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The Paradox of Business

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Bouckaert's contribution is important and provocative. His idea, if I understand him rightly, is that co-opting ethical language into rational and economic discourse runs the risk of ethics being subverted by business goals such as calculative self-interest and systemic functionality, since by so doing, one is reinforcing opportunistic roots of business. Ethics becomes a tool for its opposition. It is similar to following a diet that produces weight gain. His point is welcomed.

However, though his solution is a noble one, I think the problem cannot be solved by keeping ethics separate from business and emphasizing moral and spiritual commitments. I think that the problem is due to a more general cause, which is the conception of business to begin with as based on calculative self-interest. In my opinion, the problem is not so much an “ethics management paradox” as a “business paradox.”

The business paradox is the understanding of business as a wealth-producing enterprise for owners that simultaneously creates value for stakeholders. In a recent paper published in the Journal of Business Ethics (Vol. 53, Nos. 1–2, August 2004), and also in a chapter in “Spirituality and Ethics in Management” edited by Laszlo Zsolnai (Kluwer, 2004), I have attempted to present a sustained argument for my ideas. The conclusion to the lengthy and detailed arguments provided in these pieces is that the concept of business as activity for profits for the owners is already inherently unethical. One man's profit is another man's loss. There is no way to make business, understood as activity for profits for the owners, ethical. The conditions for an ethical business enterprise do not currently exist. This was the idea behind the title of the article for the Journal of Business Ethics, “Circles within a Circle: The Condition for the Possibility of an Ethical Business Enterprise inside a Capitalist System.” The “circles” represent individual business enterprises striving to be ethical. The singular “Circle” represents the capitalist economic system inside which all businesses must operate. While it seems to be more politically correct to refer to this as the “market system,” this label does not identify different forms of economies such as a state socialism that functioned within its borders as a socialist economy but outside of its boundaries as a state capitalist enterprise.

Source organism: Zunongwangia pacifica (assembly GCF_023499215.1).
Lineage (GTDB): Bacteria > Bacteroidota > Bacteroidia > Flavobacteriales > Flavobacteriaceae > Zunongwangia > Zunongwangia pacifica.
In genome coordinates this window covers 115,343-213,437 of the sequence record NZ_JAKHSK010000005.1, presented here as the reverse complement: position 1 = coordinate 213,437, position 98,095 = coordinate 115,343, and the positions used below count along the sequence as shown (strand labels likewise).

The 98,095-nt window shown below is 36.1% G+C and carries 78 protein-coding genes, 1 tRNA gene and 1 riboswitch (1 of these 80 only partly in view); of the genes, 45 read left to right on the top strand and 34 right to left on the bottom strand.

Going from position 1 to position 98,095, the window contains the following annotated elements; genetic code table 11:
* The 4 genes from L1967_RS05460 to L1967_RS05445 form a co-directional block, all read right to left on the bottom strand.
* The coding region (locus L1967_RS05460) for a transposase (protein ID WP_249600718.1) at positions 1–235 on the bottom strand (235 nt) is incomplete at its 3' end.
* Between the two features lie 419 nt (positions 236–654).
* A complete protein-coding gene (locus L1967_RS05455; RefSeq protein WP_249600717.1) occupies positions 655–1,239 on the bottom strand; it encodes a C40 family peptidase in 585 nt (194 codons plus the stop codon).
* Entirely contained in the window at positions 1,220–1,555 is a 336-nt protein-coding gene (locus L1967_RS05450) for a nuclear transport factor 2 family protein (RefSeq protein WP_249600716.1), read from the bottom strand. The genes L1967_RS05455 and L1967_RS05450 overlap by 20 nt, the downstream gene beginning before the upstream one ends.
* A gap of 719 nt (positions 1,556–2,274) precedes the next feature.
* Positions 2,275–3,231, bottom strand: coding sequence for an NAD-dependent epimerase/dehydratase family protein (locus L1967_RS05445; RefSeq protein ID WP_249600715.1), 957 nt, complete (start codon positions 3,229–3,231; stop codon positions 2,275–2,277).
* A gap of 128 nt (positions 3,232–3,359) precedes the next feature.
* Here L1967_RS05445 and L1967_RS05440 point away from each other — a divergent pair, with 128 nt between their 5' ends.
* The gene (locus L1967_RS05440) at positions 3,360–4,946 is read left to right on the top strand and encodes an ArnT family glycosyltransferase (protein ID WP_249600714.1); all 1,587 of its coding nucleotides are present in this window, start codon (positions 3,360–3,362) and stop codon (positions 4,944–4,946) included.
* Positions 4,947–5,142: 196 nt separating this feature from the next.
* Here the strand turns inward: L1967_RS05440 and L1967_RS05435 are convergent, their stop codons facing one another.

Document Type: Research Article


Publication date: January 1, 2006

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